Reddaway says the UBI insurers will be marketing insurance beyond the high-risk segments including to older drivers. There were over 400 UBI programs by the end of 2018 and 25 million policies.
She notes: “Mobile UBI grew 160% in 2018. The affordability and accessibility of the smartphone and its increasing sophistication as a sensor have made it a key driver of UBI growth. It reduces costs for insurers and offers a key customer engagement tool.”
She says there is an increasing demand for also monitoring driver distraction such as using cell phones.
Mobile Smartphone UBI
The TrueMotion, a smartphone telematics platform, uses machine learning to distil smartphone derived data that is as accurate as OBD device data, says Matt Fiorentino, director of marketing for TrueMotion Inc.
The TrueMotion platform provides apps for insurance companies. The apps use smartphone sensors to monitor hard braking, speed, acceleration, time of day and location. The smartphone app can also collect data about mobile phone use such as app use, text messaging and if the phone is docked. The data collected for insurance programs is determined by the insurance carrier. TrueMotion provides apps for insurers such as Unipol, Metlife, Progressive, Nationwide, Travelers, Intact Insurance and others.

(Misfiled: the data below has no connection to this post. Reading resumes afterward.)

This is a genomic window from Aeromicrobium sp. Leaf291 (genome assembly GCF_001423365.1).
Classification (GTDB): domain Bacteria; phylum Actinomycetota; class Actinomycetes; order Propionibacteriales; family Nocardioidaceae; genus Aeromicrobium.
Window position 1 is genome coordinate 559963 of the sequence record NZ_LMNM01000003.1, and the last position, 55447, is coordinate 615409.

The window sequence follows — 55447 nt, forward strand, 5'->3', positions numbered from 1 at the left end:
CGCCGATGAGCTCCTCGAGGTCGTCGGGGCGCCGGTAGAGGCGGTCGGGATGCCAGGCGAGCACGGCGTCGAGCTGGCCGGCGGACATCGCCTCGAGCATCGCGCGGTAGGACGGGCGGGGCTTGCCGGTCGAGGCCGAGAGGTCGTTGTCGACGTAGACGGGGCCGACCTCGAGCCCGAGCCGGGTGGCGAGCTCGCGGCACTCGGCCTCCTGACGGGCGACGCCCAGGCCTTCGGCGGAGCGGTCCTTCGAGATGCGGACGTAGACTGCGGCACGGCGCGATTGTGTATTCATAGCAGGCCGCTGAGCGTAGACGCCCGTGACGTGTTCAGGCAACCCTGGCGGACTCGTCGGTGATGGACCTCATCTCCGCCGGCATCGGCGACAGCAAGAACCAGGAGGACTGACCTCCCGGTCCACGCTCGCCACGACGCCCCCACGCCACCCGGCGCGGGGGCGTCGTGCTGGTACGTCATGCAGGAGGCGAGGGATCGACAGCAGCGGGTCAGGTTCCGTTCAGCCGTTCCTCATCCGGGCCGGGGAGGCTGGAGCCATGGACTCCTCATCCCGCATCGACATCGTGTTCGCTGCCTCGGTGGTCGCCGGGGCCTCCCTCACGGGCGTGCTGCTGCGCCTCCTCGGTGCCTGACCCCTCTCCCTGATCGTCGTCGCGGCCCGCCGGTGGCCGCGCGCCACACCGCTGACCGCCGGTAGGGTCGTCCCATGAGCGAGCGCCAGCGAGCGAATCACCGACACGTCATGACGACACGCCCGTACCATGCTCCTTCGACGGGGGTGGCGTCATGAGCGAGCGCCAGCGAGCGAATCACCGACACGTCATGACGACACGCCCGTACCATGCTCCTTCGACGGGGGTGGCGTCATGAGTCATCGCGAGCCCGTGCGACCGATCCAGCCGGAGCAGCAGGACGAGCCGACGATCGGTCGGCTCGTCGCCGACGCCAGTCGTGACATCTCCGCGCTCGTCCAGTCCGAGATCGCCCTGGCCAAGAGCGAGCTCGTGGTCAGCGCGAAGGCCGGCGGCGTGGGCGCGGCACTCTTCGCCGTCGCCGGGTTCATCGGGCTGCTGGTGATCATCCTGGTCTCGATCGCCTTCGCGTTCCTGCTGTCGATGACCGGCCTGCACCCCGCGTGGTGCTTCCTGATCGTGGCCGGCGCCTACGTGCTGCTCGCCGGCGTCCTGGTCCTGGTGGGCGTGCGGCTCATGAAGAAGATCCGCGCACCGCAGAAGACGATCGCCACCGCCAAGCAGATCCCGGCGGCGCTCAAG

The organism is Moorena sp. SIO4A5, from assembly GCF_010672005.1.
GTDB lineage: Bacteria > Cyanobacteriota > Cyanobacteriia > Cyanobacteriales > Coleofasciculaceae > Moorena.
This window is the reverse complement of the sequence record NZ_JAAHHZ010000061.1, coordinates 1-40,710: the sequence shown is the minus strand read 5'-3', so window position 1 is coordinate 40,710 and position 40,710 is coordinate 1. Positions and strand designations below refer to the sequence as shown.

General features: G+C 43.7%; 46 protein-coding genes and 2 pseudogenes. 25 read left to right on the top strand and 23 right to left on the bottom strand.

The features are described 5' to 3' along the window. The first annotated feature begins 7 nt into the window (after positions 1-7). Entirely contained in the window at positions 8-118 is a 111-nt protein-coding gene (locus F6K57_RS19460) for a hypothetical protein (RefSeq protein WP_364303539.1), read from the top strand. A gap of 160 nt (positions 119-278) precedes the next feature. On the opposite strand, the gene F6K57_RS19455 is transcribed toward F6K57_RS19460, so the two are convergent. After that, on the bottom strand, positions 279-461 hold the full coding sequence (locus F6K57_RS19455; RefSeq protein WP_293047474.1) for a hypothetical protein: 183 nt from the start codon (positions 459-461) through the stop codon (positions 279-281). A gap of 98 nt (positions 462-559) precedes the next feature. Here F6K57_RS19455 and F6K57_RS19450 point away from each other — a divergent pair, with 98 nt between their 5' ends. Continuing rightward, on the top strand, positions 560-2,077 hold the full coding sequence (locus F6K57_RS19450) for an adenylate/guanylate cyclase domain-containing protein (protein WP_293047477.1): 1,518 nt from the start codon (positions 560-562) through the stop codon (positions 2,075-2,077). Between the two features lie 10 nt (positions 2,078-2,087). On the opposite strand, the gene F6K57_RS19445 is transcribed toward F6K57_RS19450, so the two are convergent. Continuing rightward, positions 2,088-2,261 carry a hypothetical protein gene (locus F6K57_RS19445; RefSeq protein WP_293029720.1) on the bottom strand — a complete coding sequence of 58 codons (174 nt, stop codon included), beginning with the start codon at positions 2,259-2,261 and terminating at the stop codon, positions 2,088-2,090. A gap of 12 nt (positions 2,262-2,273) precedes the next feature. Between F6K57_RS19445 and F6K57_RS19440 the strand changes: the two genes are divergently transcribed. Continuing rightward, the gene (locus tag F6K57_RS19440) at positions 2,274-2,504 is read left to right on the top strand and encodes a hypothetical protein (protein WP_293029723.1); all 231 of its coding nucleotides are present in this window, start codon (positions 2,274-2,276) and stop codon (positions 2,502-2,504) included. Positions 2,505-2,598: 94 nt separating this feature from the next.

“Insurance carriers recognise the risk of distracted driving and are in the process of using the data for determining risk,” says Fiorentino.
In case of a collision, the smartphone can also speed up the claims process by recording the location, time, speed and direction of impact, airbag deployment as well as weather and traffic data.
Not all drivers get discounts through behaviour-based UBI programs. In fact, the Progressive website cautions on its program website: ‘Your rate may increase with high-risk driving. But, only about 2 out of 10 drivers actually get an increase’.